With the vehicle of comedy, Stewart can look at his audience and say, “Are you fucking kidding me?” They have to bleep it out, but that’s what you’ve been saying all day when you read that editorial. That was your sentiment, exactly. Jon can get to it in half-an-hour while these guys [mainstream media] are never even going to hit it from a distance!

Photo Credit: Chapman Baehler

Here’s Part 2 and Part 3!

The 21st century has seen radical advancements in art’s most noble and respected medium: the adult-oriented cartoon.*

Unfortunately, not enough people are watching these cartoons.

My excitement for Superjail! Season 2 (premiering on Sunday, April 3, 11PM Central) has been met with an overwhelming chorus of “I don’t know what that is.” Wait: ultra-violent, TV-MA, 15 minute cartoons–the ones that feature an eccentric/sociopath prison Warden, an ambiguously transsexual prison guard, and millions of murderous robots–those kinds of shows aren’t mainstream entertainment? Why the hell not!?

I don’t know why not! I think they should be. So, reader: whether you already know about Superjail! or have yet to see it, let me convince you that this rainbow-massacre-bloodbath is worth your time.

At risk of sounding pretentious, Superjail! is a show of hyperbolic contrasts**. It juxtaposes dark subjects–like infanticide, child molestation, murder, murder, and murder–with a fun, breezy, tone. The animation is colorful and kinetic; however, the pictures themselves are stark and almost-scary. Last season, disembowelment and decapitation happened almost every week. The madness and mayhem is orchestrated by a strange, aptly-named warden–The Warden–a psychopath dressed in purple. The Warden has no regard for the safety of others and capriciously kills inmates, perhaps only because it’s something to do. Yet, he is voiced by alternative comedy veteran, and likely-not-a-psychopath, David Wain (The State, Stella, Wet Hot American Summer).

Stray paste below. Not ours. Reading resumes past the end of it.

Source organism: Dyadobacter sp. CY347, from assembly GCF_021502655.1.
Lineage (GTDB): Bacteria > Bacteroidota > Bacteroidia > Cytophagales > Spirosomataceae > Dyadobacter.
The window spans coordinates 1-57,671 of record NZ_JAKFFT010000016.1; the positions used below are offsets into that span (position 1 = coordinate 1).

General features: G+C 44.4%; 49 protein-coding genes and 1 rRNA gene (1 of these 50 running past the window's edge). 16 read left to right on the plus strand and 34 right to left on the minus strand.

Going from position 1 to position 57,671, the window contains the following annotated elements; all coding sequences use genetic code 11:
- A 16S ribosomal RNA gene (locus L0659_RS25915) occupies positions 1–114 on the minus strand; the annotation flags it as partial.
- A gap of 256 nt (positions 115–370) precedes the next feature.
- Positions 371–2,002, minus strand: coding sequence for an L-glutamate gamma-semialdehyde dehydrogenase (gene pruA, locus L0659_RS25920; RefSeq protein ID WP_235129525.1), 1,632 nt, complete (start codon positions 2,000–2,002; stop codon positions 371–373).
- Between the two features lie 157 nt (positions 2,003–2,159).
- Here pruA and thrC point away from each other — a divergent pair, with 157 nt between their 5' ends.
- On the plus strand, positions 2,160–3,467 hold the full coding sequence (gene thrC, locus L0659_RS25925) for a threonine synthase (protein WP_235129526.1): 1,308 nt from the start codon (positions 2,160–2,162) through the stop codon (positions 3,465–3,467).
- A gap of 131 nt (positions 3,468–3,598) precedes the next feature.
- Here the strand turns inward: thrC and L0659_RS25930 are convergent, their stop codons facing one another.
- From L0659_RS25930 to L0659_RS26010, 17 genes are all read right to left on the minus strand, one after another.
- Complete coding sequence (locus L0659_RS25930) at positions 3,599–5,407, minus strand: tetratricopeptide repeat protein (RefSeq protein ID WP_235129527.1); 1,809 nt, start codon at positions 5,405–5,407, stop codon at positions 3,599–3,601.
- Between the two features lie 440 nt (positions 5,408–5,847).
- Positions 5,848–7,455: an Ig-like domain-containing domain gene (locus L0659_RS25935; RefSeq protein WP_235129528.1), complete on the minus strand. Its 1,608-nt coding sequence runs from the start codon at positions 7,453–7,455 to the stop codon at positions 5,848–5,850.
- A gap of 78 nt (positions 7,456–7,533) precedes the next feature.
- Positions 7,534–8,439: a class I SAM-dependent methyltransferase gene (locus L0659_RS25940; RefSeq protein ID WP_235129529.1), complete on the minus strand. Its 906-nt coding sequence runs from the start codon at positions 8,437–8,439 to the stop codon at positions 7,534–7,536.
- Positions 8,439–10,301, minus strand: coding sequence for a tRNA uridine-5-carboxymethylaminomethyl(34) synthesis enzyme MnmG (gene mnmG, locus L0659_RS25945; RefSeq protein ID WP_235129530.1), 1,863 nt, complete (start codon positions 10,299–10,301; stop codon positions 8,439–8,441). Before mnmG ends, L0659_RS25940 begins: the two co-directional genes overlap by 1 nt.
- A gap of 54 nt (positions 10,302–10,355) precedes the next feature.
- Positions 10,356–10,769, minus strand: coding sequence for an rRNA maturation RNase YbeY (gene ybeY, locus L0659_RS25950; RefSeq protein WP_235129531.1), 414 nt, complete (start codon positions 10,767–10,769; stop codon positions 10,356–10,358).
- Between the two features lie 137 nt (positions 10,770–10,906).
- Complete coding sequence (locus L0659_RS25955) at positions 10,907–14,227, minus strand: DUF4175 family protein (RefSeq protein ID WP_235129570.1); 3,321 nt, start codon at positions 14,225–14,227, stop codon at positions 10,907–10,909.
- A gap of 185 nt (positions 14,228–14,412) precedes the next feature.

So: it’s pretty weird TV.

I think, though, that these heightened contrasts are what make Superjail! so funny. It’s violent, but it’s a cartoon–there’s no consequences. Its world is a surrealist adventure, innocently asking, “How much stuff can we kill this week?” It’s also strangely accessible: blood will be shed, laughs will be had, etc. If you like dark humor, you’ll like Superjail! It’s an R rated version of The Itchy and Scratchy Show.

In the season opener, a super-genius named Lord Stingray crash lands on Superjail island; after The Warden’s failed attempts befriend the cape-wearer, Stingray reveals that his intention is to steal Superjail. A parody of GI Joe and Friends also trying to stop Stingray, and eventually an ultra-violent fight ensues between the three groups. Superjail! sticks to a reliable formula: something strange happens, The Warden reacts inappropriately, a bloodbath occurs. A normal episode summary doesn’t do Superjail! justice. You have to see the big-breasted Central European woman decapitate someone with a metal claw, then watch as she gets ripped in half by a transsexual prison-guard to really understand the hilarity. It’s subtle (it’s not).